A unanimous committee passed Cansu Bostan into doctorhood
On Friday, June 17, Cansu Bostan successfully defended her dissertation Games of Justice: Ethnographic Inquiries on Space, Subjectivity and Law in Northern Kurdistan. She is now a Doctor in Sociology of Law for all eternity.
Bostan's PhD project sprung from her master's thesis in sociology of law, a gender perspective analysis of the conflict between the Kurdish PKK (Kurdistan Workers' Party) and the Turkish state. She had found that thousands of Kurds have become casualties of kidnappings and secret assassinations sanctioned (but denied) by the Turkish state. The victims have no marked graves since the families never received their bodies.
For the past five years, Bostan has ethnographically studied the changing formations of law within the Turkish nation-state. Using the theories of Michel Foucault as the main theoretical framework, she specifically explored how Turkishness shapes state law in Turkey, how everyday life is organised socio-politically beyond the Turkish state in northern Kurdistan, and to what extent the Kurds' justice aspirations comply with the state law.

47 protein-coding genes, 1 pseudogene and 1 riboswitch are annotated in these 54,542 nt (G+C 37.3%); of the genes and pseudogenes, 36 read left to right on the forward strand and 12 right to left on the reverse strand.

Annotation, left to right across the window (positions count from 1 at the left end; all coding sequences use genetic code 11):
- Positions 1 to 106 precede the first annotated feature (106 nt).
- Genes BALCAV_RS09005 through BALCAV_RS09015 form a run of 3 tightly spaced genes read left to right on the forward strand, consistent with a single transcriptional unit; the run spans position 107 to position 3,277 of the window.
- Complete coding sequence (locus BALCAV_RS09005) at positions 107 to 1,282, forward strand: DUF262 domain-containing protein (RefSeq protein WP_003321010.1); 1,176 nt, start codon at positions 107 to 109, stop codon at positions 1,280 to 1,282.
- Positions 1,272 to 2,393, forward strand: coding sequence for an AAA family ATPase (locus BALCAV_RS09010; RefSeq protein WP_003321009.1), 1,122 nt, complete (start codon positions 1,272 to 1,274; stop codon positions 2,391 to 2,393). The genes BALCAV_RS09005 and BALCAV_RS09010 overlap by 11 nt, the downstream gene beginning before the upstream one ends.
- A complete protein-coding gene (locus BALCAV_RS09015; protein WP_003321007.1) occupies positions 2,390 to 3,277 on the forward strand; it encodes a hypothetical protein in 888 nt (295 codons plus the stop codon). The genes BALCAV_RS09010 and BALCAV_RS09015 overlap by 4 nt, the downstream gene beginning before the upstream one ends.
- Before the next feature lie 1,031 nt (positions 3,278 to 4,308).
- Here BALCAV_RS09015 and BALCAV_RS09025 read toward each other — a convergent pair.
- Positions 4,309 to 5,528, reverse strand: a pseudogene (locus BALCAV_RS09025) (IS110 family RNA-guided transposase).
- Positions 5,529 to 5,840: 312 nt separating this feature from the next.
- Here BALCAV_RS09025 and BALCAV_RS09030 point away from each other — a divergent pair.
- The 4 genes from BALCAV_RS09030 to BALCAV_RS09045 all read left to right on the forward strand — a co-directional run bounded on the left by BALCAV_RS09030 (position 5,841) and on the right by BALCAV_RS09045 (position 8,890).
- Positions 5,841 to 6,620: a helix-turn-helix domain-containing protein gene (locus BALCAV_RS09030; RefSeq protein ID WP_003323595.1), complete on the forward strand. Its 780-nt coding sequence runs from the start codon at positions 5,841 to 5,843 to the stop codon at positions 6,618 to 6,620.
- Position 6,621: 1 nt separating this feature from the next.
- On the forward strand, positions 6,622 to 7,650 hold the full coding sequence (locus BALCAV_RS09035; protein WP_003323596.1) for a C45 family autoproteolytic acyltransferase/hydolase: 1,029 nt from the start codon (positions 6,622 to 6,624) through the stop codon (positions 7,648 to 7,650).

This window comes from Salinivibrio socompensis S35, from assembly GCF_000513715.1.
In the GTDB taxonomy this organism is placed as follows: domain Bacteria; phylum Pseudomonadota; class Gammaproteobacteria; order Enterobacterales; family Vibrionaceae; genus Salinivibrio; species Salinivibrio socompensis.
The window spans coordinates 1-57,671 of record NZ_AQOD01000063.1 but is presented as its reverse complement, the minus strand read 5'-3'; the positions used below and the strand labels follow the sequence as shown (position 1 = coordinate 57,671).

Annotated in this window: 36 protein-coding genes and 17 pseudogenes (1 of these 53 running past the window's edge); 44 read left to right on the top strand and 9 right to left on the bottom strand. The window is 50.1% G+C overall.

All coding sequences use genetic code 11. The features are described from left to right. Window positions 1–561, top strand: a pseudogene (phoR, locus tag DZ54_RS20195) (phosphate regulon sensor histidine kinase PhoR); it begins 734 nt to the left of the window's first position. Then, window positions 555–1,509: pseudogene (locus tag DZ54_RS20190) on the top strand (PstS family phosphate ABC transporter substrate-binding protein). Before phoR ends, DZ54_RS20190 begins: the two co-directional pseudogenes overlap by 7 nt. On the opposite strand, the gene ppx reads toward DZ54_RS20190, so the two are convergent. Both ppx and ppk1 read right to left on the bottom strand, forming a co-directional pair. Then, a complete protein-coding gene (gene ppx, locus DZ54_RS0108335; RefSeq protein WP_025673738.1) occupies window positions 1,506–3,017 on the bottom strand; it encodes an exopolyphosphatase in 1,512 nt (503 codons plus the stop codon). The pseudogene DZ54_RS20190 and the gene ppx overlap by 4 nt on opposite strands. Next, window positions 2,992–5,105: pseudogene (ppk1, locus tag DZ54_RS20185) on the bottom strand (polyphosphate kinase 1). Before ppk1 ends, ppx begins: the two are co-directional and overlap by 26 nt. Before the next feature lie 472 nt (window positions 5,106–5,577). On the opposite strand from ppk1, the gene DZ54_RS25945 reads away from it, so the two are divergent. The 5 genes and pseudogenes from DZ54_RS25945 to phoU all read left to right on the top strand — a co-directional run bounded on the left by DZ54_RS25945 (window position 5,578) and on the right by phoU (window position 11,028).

Bostan argues that nation-states are projects of modernity, promoting one kind of knowledge - a singular truth about the nation - and thus national uniformity. Within the territory of Turkey, the population is diverse, so to achieve sameness, the state tried to fit the population into categories through disciplinary measures. One such strategy is to use state law to deny the existence of Kurds, Kurdistan, and the Kurdish language. Bostan found that the Kurds resist the legal practices of the Turkish state by turning state law against the state. They employ human rights lawyers to work as experiential interpreters, translating the Kurds' suffering into the legal language used to play the game of the state law to fight against it on its own terms.
The study is situated within legal sociology, legal geography critical, legal studies, and legal anthropology, suggested the external reviewer Dr Katrin Seidel, senior researcher at the Max Planck Institute for Social Anthropology. She agreed with Bostan's own notion that the thesis contributes to an "understanding of the relationships between law and justice, power and resistance, and naming and recognition by detaching justice and resistance from their ethical and value-loaded meanings".
After a 25-minute discussion, the examining committee - consisting of Professors Ole Hammerslev of Lund University, Fidelma Ashe of Ulster University, and Mark Goodale of the University of Lausanne - announced that they unanimously passed the dissertation.
"We think it is a very good, ambitious and solid thesis you have made under difficult conditions," said Professor Hammerslev on behalf of the committee.